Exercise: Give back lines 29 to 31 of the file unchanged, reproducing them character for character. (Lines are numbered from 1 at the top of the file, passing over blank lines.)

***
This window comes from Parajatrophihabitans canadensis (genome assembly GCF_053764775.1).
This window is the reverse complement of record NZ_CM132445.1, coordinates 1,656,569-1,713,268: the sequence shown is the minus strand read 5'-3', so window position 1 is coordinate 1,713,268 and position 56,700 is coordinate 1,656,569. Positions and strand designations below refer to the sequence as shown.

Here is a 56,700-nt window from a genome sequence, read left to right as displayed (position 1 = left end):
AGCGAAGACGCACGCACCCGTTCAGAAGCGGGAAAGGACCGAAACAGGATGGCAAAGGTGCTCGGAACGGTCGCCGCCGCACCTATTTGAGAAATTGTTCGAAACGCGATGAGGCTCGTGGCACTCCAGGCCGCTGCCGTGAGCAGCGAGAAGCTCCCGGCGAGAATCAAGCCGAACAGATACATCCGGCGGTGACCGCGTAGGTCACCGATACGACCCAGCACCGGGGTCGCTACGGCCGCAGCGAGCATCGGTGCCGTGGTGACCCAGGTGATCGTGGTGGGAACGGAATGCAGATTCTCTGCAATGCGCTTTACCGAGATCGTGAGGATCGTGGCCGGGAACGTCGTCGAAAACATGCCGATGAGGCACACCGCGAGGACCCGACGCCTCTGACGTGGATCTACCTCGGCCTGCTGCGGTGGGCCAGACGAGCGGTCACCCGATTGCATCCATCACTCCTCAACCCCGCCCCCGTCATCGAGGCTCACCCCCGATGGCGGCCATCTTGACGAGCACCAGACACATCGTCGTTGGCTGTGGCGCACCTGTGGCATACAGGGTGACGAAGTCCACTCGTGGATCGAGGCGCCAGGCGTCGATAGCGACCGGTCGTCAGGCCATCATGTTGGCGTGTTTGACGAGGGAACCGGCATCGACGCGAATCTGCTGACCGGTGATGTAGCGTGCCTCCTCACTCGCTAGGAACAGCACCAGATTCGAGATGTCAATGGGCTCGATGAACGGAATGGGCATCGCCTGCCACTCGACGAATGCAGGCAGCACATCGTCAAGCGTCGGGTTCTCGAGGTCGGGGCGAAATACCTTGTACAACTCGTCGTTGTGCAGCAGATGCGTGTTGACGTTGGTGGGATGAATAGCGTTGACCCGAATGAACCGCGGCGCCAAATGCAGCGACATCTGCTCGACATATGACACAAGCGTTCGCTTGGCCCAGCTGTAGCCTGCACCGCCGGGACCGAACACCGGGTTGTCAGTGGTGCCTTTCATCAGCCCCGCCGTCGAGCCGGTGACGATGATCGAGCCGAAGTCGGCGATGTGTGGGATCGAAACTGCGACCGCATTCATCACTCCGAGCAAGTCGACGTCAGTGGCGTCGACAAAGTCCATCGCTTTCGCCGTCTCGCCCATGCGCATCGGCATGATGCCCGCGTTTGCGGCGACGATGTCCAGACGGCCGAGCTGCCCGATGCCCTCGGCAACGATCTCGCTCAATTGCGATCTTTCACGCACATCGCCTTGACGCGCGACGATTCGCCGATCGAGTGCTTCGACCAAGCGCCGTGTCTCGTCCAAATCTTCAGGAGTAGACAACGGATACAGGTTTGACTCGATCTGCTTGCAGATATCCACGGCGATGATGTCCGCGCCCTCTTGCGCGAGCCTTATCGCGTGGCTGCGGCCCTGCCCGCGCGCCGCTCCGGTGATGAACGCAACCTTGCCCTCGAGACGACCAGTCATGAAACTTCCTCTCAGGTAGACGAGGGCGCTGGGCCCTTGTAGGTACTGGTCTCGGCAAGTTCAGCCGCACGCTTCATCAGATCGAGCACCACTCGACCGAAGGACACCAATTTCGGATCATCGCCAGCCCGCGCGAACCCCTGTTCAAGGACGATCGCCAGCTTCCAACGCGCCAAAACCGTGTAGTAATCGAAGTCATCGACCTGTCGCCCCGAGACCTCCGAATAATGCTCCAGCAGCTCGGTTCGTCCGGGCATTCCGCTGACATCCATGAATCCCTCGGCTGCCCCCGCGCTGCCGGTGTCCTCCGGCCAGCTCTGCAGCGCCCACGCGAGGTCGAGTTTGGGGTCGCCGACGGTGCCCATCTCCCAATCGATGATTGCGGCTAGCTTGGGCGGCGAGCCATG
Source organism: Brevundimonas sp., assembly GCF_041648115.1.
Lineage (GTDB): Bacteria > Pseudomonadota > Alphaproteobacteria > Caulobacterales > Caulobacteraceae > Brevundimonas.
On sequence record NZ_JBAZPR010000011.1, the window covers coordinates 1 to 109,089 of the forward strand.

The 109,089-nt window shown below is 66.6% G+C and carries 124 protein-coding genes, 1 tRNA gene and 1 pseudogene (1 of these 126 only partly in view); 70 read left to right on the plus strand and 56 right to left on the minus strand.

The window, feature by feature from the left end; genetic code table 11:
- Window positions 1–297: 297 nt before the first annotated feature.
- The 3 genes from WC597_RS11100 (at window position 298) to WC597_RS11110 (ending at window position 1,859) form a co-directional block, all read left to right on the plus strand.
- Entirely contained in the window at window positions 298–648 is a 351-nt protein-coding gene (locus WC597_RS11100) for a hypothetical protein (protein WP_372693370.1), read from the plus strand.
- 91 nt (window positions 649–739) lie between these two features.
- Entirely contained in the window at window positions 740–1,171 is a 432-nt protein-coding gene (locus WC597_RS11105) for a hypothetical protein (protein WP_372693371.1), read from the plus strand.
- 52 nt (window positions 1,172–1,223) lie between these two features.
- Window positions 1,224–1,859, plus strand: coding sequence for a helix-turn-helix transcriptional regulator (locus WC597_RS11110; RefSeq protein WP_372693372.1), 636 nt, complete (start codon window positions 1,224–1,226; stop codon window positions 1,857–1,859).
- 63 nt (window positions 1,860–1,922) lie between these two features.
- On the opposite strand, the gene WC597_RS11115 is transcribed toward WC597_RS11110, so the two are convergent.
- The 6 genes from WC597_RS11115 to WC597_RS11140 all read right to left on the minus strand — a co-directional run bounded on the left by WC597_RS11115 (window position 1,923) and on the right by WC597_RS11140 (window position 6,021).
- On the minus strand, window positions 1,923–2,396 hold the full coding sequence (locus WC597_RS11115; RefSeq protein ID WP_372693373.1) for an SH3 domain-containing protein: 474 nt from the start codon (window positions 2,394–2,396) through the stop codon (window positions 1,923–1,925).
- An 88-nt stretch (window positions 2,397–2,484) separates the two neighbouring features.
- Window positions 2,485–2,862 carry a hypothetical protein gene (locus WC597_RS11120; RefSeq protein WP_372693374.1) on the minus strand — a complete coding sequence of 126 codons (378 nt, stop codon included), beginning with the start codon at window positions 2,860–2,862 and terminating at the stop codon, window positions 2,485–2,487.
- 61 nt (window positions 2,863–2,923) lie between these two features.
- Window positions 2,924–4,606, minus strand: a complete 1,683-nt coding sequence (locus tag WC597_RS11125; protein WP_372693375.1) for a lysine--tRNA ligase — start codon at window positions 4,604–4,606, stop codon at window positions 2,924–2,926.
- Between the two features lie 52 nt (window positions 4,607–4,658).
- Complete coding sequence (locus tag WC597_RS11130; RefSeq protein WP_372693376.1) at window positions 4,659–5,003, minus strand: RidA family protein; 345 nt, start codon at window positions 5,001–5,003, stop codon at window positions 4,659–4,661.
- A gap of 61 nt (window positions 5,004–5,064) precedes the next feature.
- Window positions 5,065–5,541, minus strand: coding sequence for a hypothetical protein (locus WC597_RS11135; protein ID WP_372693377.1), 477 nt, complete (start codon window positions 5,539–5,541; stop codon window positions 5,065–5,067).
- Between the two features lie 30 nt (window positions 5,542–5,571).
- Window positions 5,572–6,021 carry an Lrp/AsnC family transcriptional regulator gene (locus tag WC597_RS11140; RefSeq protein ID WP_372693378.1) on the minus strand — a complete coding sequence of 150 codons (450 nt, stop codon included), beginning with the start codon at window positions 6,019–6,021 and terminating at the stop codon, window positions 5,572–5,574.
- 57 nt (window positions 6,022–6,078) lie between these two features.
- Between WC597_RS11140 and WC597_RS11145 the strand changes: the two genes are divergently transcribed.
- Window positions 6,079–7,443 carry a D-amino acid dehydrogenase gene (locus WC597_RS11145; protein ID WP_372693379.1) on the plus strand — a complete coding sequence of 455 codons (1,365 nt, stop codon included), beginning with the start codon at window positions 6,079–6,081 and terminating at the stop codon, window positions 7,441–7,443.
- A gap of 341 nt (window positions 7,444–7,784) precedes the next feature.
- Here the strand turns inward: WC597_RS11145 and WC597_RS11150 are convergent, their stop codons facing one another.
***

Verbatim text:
- Between the two features lie 30 nt (window positions 5,542–5,571).
- Window positions 5,572–6,021 carry an Lrp/AsnC family transcriptional regulator gene (locus tag WC597_RS11140; RefSeq protein ID WP_372693378.1) on the minus strand — a complete coding sequence of 150 codons (450 nt, stop codon included), beginning with the start codon at window positions 6,019–6,021 and terminating at the stop codon, window positions 5,572–5,574.
- 57 nt (window positions 6,022–6,078) lie between these two features.